In 2020 and early 2021, techno-optimists saw new winds of change blowing. Capital and talent poured into autonomous vehicles, pizza-making robots, and other frothy promises that would boost productivity and change jobs.
Advances in AI have made these technologies possible. But their adoption has been uneven. And some occupations have declined, while others have grown or changed.
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Recruiting for the Future
Recruiting for software engineers will continue to evolve. Hiring methods will likely become more focused on employee experience, and companies must be prepared for a world where face-to-face meetings are less often possible. This will require a more sophisticated approach to candidate sourcing and talent acquisition, including simplified screening processes, candidate relationship management systems, and AI tools that surface top candidates.
Historically, recruiting software engineers has relied on finding the best talent within commuting distance or willing to relocate to an area. This has created a concentration of highly talented people in certain areas. It’s also led to an imbalance in the tech workforce, with women and minorities making up a smaller percentage of the technology sector than they should be.
Remote workers tend to work more productively and have a better work-life balance. They’re not lugging their heavy laptops into their cars and don’t have to deal with the stress of long commutes. Several studies have found that long-distance commuters suffer from psychosomatic ailments ranging from headaches and backaches to high blood pressure and festering grudges against the person who cut them off on the freeway.
Some tech firms are introducing full-time remote work as an option to lure the most qualified people. This will significantly impact the future of IT as more people opt to work from home, and many companies shift toward fully remote work practices.
Recruiting in the Age of AI and Automation
While coding automation and AI are on the horizon, it will take time before software developers can completely replace human recruiters. Until then, recruiters need to understand and leverage the best of what technology offers.
One of the most obvious benefits of hiring remote software engineers is that it allows companies to reach a much larger talent pool. This allows recruiting managers to find candidates that may have yet to be considered due to geography.
Another benefit is that remote work saves employees money on commuting and other expenses. This can significantly impact the bottom line, especially for larger companies. It also helps reduce employee churn, as employees dissatisfied with their current company can leave and find a new role elsewhere.
In addition to saving time and money, remote software engineer recruiters can help companies eliminate many inefficiencies that would be costly for a traditional office environment. For example, hiring a remote software engineer can reduce the need for training new hires or unnecessary travel.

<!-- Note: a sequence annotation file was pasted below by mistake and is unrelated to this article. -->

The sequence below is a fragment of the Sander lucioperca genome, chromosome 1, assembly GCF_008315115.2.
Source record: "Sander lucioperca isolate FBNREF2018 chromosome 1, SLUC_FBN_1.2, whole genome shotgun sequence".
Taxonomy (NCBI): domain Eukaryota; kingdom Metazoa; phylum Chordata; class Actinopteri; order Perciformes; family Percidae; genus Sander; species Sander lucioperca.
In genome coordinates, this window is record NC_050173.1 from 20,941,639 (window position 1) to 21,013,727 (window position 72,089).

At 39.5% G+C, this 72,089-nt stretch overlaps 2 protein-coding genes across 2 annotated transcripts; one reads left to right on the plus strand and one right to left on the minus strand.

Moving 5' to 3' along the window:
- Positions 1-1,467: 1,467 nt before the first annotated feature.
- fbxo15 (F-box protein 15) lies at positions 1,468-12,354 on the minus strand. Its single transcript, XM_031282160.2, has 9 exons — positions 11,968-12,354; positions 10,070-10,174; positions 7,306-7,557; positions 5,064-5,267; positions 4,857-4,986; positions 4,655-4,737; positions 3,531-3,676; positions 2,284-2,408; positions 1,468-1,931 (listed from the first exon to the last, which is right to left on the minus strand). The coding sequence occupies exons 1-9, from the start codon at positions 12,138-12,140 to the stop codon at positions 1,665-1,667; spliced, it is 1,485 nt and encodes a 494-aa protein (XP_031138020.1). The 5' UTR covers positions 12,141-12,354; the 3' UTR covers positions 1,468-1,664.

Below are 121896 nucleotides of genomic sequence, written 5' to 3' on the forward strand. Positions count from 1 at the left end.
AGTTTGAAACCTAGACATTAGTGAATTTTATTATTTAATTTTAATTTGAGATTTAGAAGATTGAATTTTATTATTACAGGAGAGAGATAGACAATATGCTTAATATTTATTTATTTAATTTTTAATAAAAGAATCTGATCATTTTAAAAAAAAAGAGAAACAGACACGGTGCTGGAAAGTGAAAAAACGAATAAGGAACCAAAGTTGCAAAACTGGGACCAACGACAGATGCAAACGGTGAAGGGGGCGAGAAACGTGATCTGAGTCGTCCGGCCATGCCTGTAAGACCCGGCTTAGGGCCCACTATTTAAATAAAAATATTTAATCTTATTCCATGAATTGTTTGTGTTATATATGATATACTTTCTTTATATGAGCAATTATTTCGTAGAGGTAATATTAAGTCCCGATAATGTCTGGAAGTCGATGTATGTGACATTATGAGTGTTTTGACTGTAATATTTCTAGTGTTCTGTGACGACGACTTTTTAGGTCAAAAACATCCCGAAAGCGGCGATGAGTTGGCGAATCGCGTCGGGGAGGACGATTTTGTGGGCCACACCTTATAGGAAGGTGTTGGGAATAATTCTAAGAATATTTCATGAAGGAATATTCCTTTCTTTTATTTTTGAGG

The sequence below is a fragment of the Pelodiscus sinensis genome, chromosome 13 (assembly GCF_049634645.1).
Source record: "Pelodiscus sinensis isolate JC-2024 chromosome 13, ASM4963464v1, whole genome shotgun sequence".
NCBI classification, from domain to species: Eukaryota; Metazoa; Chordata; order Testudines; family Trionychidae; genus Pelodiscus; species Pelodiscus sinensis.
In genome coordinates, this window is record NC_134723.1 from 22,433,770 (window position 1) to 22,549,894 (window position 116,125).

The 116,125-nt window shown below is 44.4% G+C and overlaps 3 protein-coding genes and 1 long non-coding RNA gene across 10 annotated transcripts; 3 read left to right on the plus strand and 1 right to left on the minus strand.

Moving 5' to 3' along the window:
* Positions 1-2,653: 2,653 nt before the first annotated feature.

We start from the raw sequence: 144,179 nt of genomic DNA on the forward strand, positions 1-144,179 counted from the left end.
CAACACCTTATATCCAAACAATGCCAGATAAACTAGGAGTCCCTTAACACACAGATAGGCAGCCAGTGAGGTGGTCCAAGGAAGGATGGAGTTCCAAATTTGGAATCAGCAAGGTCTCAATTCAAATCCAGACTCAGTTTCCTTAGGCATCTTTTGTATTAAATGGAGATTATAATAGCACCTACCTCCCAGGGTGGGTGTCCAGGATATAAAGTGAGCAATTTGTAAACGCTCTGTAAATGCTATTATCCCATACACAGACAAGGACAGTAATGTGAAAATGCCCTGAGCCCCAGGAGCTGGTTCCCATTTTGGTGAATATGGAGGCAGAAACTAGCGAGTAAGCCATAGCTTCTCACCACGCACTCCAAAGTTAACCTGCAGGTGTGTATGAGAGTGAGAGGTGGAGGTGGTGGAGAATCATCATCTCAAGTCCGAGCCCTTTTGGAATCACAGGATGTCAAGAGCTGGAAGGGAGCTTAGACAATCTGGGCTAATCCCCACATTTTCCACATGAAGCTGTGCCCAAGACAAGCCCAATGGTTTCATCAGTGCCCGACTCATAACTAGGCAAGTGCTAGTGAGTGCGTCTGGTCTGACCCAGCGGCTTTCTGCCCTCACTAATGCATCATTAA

Finally, hiring remote software engineers can save on rent, utilities, and other overhead costs incurred in a typical office setting. This can help a company stay competitive in the market and attract and retain top talent.
The Great Resignation
There’s a new resignation in the news every week. A promising new hire gives their notice, or an old colleague moves on to greener pastures. But why are people leaving? This phenomenon, the great reshuffle, has shaken up the job market. Experts believe the COVID-19 pandemic has pushed employees to demand more control over their work.
Likely, the great resignation started long before the pandemic hit. In turn, employers adapted to these demands and offered flexible work options, such as remote or hybrid working.
People’s priorities play a significant role in their decision to leave. For example, older employees may have used the pandemic as an opportunity to retire early and protect their health. On the other hand, younger employees may have seen stories and images of covid’s menacing effects and decided to live life to the fullest.
As the great resignation continues, recruiters need to consider how they attract and retain top talent. They should be aware that the shift in worker demands will continue after the pandemic and that employees want to work with companies that offer a good workplace culture and a competitive employee benefits package.
Managing the Software Engineer Lifecycle
As technology evolves and remote work becomes more common, recruiters must keep their fingers on the pulse of what software engineers seek in a role and an environment. This allows them to adapt and continue to find the best candidates for their clients.
Traditionally, hiring for software engineering roles has focused on finding the best talent within commuting distance of your business or willing to relocate. This has led to clusters of skilled workers in specific areas and can sometimes leave you with a shortage of top-tier software engineers.
But now, software engineers can work from anywhere worldwide thanks to technology. This means you can tap into a global pool of talent that might have otherwise been inaccessible to your company.
In addition, software engineers who work remotely are often happier and more productive than those who don’t. This is mainly because working from home eliminates distractions and allows them to focus on efficiently getting the job done. Plus, with flexible hours, they can optimize their work schedule to be as productive as possible and still be able to meet deadlines.